Prosaurolophus maximus specimen and other Fossils go Under the Hammer

A number of exceptionally rare fossils are going under the hammer at an auction of palaeontological material and minerals at Sotheby’s Auction House in Paris.   The highlight of this auction, is the mummified and almost complete remains of a Hadrosaurine known as Prosaurolophus maximus.

This Late Cretaceous duck-billed dinosaur inhabited western North America and is known from approximately thirty fossils.  The specimen up for auction is a near complete, mummified dinosaur excavated in Montana (United States).   Measuring eleven metres long and with pieces of fossilised skin still attached to the ribs, the auction house estimates that this lot will reach a price of between 1.2 million and 1.5 million Euros.  It seems that even in these times of austerity, museum quality dinosaur specimens will fetch extremely high prices.

Further highlights include a 175 million years old Suuwassea emiliae dinosaur .  This was a Jurassic Diplodocoid which was discovered in the USA.  Scientists believe that it was closely related to Apatosaurus (formerly known as Brontosaurus).  The auctioneers, specialists in handling and dealing with scientific lots estimate that this mounted Sauropod specimen will fetch between 90o,000 and 1. 2 million Euros.   There are only two specimens of this kind of dinosaur known in the world.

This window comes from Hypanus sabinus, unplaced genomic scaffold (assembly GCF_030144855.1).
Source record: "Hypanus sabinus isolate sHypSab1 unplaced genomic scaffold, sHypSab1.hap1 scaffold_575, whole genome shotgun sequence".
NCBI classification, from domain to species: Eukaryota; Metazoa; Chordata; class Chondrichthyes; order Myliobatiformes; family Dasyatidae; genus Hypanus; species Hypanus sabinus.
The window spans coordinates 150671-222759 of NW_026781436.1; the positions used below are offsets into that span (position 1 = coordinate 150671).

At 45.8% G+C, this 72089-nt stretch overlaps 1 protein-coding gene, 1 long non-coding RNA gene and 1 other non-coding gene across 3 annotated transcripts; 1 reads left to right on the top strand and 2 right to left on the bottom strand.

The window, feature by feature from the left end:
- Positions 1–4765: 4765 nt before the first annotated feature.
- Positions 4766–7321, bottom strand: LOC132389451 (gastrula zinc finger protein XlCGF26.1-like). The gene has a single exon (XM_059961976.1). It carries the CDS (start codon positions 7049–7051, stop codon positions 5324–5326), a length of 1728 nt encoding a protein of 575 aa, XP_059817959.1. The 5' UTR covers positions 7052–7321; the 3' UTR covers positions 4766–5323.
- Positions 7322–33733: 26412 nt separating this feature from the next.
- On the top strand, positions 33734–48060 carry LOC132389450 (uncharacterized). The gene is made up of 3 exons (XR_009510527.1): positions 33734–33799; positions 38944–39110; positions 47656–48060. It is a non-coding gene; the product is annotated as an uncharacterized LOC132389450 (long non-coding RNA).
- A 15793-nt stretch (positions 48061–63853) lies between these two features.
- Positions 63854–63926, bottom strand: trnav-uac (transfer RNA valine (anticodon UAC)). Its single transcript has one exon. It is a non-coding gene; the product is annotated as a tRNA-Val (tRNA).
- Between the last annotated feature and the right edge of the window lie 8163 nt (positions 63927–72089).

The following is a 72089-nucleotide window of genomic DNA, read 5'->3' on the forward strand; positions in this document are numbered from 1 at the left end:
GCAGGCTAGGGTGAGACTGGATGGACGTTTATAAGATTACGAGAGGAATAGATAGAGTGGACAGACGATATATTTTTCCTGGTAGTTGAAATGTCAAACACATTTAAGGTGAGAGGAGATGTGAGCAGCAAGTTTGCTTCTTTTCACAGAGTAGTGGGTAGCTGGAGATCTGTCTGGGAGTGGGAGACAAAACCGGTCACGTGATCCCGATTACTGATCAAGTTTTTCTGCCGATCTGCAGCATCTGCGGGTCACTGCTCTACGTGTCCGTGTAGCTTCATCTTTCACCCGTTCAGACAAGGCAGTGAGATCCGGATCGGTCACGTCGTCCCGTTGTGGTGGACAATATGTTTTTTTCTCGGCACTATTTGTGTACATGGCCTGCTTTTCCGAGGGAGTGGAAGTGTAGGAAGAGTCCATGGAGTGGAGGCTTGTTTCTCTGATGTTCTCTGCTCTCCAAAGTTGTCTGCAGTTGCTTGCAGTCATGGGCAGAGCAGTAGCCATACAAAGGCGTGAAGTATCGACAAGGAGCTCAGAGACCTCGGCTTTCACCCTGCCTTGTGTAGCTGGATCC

The last major piece is a ninety-eight percent complete Tenontosaurus from the Early Cretaceous period and estimated to fetch between 600,000 and 700,000 Euros.  There are two species assigned to the Tenontosaurus genus (T. tillettorum and T. dossi).  Once classified as a Hypsilophodont, this herbivorous dinosaur has been re-classified as a primitive Iguanodont.

A Drawing of Tenontosaurus (Collecta Dinosaurs)

Everything Dinosaur's illustration of "Sinew Lizard"

Tenonotosaurus

Picture Credit: Everything Dinosaur

To view a model of Tenontosaurus and other dinosaur models in the Collecta range, visit: Dinosaur Toys – Dinosaur Models

In addition to the mounted skeletons of these plant-eating dinosaurs, a total of eighty-five  items from private and public European and American collections are also being displayed prior to their sale.  Dinosaur fans, both with and without money to bid on these treasures, can admire the exhibited pieces as they are on show in Paris in readiness for the auction.

At Everything Dinosaur, we are always very worried when such auctions are held. Although a number of specimens may be purchased by public bodies many auction lots will be purchased by private collectors, who often deny scientists the chance to study these fossils. There has been a big increase in the demand for fossil specimens over the last five years or so. Many extremely important finds have been purchased by private collectors who have subsequently prevented palaeontologists from studying these fossils.

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